Take Sacramento, which has an income gap close to the national average: The city ranked No. 27 among the 50 largest cities that the Brookings Institution analyzed recently when evaluating inequality. Alan Berube, a Brookings senior fellow who wrote the report, told me that in 2012 a Sacramento household “in the 20th percentile of income distribution earned $17,900, while a household at the 95th percentile earned $169,000, or 9.4 times more.” In 2007 in Sacramento, the 95th percentile made 7.4 times the income of a household in the 20th percentile. Berube noted that the increased spread between the top and bottom reflects the fact that between 2007 and 2012 the households in the 20th percentile lost income at a rate about four times greater than households in the 95th percentile.
Looking at San Francisco, the Brookings report explained why it has one of the nation’s largest income gaps between rich and poor by noting the city’s “ratio is high because its wealthy households have very high incomes, considerably higher than in any other major city” – about $353,000 at the 95th percentile.
Who are these wealthy Americans?
Emmanuel Saez, a University of California, Berkeley, economics professor who is director of that school’s Center for Equitable Growth, told me: “In the early 20th century, top incomes were mostly derived from wealth accumulated during the Gilded Age. In contrast, in the early 21st century, a large fraction of top incomes is derived from work.”
Many economists and public policy people who have looked at income inequality in America see increasing the minimum wage as a key step toward diminishing the ranks of the poor. But no one touts this move as a complete fix.
People need to become more politically active, Edelman said. “That means doing things like being out on the street to push Wal-Mart for change.”
Berube, the Brookings senior fellow, says at the local level “officials can generate smarter economic opportunities by bringing business, education and labor leaders together to prepare younger workers for good jobs in the sectors that drive their cities’ economies. Chicago is doing this by focusing each of its community colleges on a particularly strong sector for the local economy.”
So, confronted with the growing financial spread between the top and the bottom, stagnating wages, and the middle class’ and poor’s struggle to achieve a financial stability, how are the American people reacting?
Thomas Frank, author of the 2004 polemic “What’s The Matter with Kansas? How Conservatives Won the Heart of America,” advances a theory that a brand of conservatism he calls “the backlash” has won over many by mobilizing “voters with explosive social issues, summoning public outrage over everything from busing to un-Christian art – which it then marries to pro-business economic policies.”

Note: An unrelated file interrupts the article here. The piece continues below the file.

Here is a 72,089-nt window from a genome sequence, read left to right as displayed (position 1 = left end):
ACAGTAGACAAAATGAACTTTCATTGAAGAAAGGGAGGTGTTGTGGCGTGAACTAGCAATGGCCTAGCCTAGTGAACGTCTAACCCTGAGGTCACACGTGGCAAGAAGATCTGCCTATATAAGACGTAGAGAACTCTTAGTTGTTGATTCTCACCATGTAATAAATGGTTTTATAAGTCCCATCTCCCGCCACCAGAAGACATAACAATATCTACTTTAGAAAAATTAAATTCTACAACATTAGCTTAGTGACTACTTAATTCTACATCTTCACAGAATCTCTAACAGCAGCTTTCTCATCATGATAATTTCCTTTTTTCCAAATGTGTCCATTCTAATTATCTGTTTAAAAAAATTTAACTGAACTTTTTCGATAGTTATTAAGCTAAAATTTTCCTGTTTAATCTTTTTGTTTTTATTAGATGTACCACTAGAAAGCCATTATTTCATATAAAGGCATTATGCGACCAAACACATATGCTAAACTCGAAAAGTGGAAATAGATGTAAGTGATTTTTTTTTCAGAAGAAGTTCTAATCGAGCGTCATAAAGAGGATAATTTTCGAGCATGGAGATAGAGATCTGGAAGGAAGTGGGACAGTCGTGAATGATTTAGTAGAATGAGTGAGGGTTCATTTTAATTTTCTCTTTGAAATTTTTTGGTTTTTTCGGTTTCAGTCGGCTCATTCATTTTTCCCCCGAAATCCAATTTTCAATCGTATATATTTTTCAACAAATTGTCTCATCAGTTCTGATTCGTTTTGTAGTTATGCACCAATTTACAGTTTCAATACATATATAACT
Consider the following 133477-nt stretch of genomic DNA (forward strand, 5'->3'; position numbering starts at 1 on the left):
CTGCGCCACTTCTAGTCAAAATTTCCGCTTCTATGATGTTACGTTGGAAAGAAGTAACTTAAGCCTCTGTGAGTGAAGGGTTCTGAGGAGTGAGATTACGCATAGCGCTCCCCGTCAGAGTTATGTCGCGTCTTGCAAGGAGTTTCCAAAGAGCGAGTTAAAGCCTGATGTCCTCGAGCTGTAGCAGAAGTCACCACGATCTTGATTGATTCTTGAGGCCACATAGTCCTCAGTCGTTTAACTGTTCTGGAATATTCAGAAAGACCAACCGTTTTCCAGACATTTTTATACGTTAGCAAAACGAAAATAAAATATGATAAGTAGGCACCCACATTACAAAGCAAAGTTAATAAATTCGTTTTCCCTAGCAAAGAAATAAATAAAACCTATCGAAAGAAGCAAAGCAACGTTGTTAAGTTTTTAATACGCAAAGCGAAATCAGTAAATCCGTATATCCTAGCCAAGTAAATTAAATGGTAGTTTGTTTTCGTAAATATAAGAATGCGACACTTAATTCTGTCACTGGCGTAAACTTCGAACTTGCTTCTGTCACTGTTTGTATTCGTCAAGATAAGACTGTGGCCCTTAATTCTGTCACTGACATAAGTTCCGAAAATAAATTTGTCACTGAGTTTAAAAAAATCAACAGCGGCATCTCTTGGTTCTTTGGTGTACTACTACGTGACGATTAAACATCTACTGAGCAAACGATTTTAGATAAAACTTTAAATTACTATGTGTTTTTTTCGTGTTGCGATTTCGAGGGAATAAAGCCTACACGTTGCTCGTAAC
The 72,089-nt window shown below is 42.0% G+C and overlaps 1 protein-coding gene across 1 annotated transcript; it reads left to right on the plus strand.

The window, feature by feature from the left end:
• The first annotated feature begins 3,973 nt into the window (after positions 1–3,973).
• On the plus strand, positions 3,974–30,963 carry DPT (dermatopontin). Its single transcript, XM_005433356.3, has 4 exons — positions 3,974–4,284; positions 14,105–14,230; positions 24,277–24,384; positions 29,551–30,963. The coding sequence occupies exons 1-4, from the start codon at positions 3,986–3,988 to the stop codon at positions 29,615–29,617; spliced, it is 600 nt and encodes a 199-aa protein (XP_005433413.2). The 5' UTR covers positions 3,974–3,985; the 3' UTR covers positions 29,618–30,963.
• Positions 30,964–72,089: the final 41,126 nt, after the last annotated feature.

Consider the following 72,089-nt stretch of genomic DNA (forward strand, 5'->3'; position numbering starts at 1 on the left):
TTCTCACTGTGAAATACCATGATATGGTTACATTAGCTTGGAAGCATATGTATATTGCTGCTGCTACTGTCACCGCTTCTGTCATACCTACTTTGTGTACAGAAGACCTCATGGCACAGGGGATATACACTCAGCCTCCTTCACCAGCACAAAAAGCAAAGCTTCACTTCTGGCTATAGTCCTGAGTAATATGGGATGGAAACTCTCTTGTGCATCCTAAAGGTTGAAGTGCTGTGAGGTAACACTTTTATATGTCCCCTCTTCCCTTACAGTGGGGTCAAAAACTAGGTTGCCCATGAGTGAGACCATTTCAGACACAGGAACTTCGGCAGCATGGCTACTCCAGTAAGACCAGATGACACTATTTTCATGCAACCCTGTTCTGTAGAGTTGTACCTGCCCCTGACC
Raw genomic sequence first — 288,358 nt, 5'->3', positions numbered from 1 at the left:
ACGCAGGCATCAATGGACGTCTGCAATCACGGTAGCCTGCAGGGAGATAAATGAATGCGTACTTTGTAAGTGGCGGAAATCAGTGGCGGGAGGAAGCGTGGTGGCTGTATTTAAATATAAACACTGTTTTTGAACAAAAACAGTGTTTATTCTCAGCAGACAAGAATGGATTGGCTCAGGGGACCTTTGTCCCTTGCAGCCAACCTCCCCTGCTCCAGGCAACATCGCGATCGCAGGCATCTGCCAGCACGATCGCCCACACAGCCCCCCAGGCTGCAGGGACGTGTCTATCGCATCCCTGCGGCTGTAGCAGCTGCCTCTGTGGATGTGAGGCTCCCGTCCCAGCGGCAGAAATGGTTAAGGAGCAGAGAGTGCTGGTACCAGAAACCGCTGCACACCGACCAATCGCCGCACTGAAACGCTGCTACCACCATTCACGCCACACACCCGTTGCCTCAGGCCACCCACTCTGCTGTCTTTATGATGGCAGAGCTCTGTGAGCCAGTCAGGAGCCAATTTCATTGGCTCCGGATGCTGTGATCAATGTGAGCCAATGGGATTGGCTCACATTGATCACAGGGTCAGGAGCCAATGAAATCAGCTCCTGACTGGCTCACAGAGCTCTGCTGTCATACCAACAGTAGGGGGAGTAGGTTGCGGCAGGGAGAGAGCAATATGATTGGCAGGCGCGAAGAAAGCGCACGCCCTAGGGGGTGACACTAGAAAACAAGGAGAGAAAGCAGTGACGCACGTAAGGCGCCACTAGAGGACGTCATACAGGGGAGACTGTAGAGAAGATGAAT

Frank blames backlash leaders for reducing corporations’ tax burdens and “generally facilitating a return to a 19th century pattern of wealth distribution. … Thus the primary contradiction of the backlash: It is a working-class movement that has done incalculable, historic harm to working-class people.”
Though the tenor of Frank’s analysis often seems too strident, I agree with many of his dark pronouncements.
Just at the moment, though, when I doubt whether Americans will awake to the need to focus public policy and dollars on those who are struggling to get by, there are some good signs.
For starters, large segments of the populace support an increase in the minimum wage. Many states have set pay higher than the federal $7.25 minimum wage, including California (now $8, increasing to $9 July 1 and $10 in 2016). Some cities (San Francisco $10.74) and businesses (The Gap $9, increasing to $10 next year) have made similar moves.
Some business support exists as well. “Right now, many businesses are reporting that weak demand is a main factor holding back their ability to hire and invest,” Miller told me. “As a result, small-business owners overwhelmingly support an increase in the minimum wage … Raising the minimum wage is a pro-growth policy that is good for workers, good for businesses and good for the economy.”
These developments make me encouraged that many voters hopefully are accepting of the fundamental truth that Roosevelt spoke when he sent the first minimum wage bill to Congress: “A self-supporting and self-respecting democracy can plead … no economic reason for chiseling workers’ wages.”
Edelman’s comments about the process of change in America are also heartening to those who hope Americans can come together behind political change with some sensibility about helping the people on the bottom. “The change we need will come when enough voters see what’s what and demand that candidates speak to their needs,” he said. “History proves that these periods of bright light do appear now and again. People power is a strong weapon when circumstances unleash it.”
Susan Sward is a writer who lives in San Francisco.